It’s painful to snap what seems like a fantastic photo, only to find an unwanted intruder in the frame. Maybe you didn’t realise you had a huge coffee stain on your shirt, or perhaps a nearby stranger accidentally photobombed. But before you turn to Photoshop, you can try a free option first.
I’ve used Photoshop in the past, but I was never good at it. Basic editing tasks I could handle, but if I wanted to do anything remotely complicated, it ended up taking longer than it was worth. I don’t even have the software anymore, so to use it today I’d have to combine talentless hackery with a strain on my wallet. To quote every infomercial ever, “There’s got to be a better way.”
Cleanup.pictures can remove unwanted objects for free
If you find yourself in a similar boat, or you just enjoy a fun photo hack, you need to check out cleanup.pictures. In fact, everyone needs to check out cleanup.pictures. It’s both an effective tool for removing unwanted objects in your photos, as well as a captivating party trick. It works so well you’ll want to try it on every photo, asking yourself, “Is it really going to remove that?” over and over again.
There are so few apps or features these days that truly blow my mind, but when I used cleanup.pictures for the first time, I let out an audible “Holy shit!” (apologies to my neighbours). The first image I tried was one I had lying around my computer. I wanted to see if the utility could remove the art piece in the middle of the frame, while leaving the oddly-shaped building in the background untouched. All you need to do is upload the photo to the site, then use the brush tool to outline the object you want removed.
I had low expectations for this removal. I mean, look at what’s going on here: there’s a funky art piece blocking much of a funky glass building. I couldn’t really imagine a free web app erasing the hollowed-out cube from this image by me just tracing an outline…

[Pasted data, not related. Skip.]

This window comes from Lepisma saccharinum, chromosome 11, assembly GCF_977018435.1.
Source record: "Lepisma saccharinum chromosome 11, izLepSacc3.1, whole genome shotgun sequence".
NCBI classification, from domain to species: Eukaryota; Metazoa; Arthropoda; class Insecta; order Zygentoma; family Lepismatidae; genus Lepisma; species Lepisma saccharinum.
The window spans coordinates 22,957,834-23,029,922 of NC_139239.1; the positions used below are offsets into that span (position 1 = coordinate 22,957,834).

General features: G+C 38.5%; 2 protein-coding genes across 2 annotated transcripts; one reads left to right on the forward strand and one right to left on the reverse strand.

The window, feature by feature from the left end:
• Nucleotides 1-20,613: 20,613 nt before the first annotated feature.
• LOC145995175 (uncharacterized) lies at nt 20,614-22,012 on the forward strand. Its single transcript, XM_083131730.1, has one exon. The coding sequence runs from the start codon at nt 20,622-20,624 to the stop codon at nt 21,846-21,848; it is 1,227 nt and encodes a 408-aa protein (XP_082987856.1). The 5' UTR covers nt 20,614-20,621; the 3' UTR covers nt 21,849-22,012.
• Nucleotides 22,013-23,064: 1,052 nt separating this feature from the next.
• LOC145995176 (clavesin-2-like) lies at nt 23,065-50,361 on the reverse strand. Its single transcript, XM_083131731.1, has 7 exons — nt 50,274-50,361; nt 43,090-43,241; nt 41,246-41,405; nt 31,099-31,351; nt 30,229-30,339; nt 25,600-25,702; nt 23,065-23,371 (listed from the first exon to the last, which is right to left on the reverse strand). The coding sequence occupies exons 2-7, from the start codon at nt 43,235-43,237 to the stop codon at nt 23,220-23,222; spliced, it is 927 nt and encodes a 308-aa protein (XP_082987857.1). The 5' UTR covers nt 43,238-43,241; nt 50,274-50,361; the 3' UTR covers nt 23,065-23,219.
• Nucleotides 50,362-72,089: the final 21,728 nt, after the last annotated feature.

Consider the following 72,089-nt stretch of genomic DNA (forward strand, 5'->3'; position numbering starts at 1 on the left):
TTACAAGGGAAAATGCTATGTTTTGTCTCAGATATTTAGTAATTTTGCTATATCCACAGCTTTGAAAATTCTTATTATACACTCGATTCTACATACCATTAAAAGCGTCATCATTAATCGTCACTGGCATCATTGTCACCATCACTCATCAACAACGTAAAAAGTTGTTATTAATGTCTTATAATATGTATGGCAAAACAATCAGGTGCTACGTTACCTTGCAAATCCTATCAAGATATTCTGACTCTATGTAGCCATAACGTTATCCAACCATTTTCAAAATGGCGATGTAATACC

Sure, it’s not perfect; after all, I did give it a difficult task. But if you were sharing this photo with a friend without showing them the original, they might not notice anything out of the ordinary. In fact, the glass building looks essentially as it should; the only real errors here are the light post and the base of the art piece, both of which blend into the background enough to hide away for most viewers.
How does cleanup.pictures work?
While cleanup.pictures might seem like magic, it’s obviously computer science. Built by ClipDrop, the web application uses large mask inpainting (LaMa) from Samsung’s AI Lab that analyses your photo to “redraw” the area from the object that is being removed. It takes the information that it sees in your photo, and, based on models the system was trained on, fills in the gaps to the best of its abilities.
Your milage may vary, especially based on the type of problem you throw at cleanup.pictures, but you might find that the web app does a good enough job to avoid having to bother your friend who’s good at Photoshop. Cleanup.pictures might not yet be in a state to replace those editing skills, but I think we’re getting there.
If you’re a Google fan, the feature might sound just like one of the Pixel 6 and Pixel 6 Pro’s highlights, Magic Eraser. If you buy one of those smartphones, you’ll have a cleanup.pictures-feature built right into the camera app. It goes to show that AI and machine learning are rapidly making “pro” tools accessible with a swipe or a tap. Portrait mode made our photos look like they were shot on expensive DSLR cameras, and while a trained eye could easily tell the difference, many people can’t. The same could be said for cleanup.pictures, which begs the question–why spend the money on industry-grade software or hardware when the free option is good enough for most of us?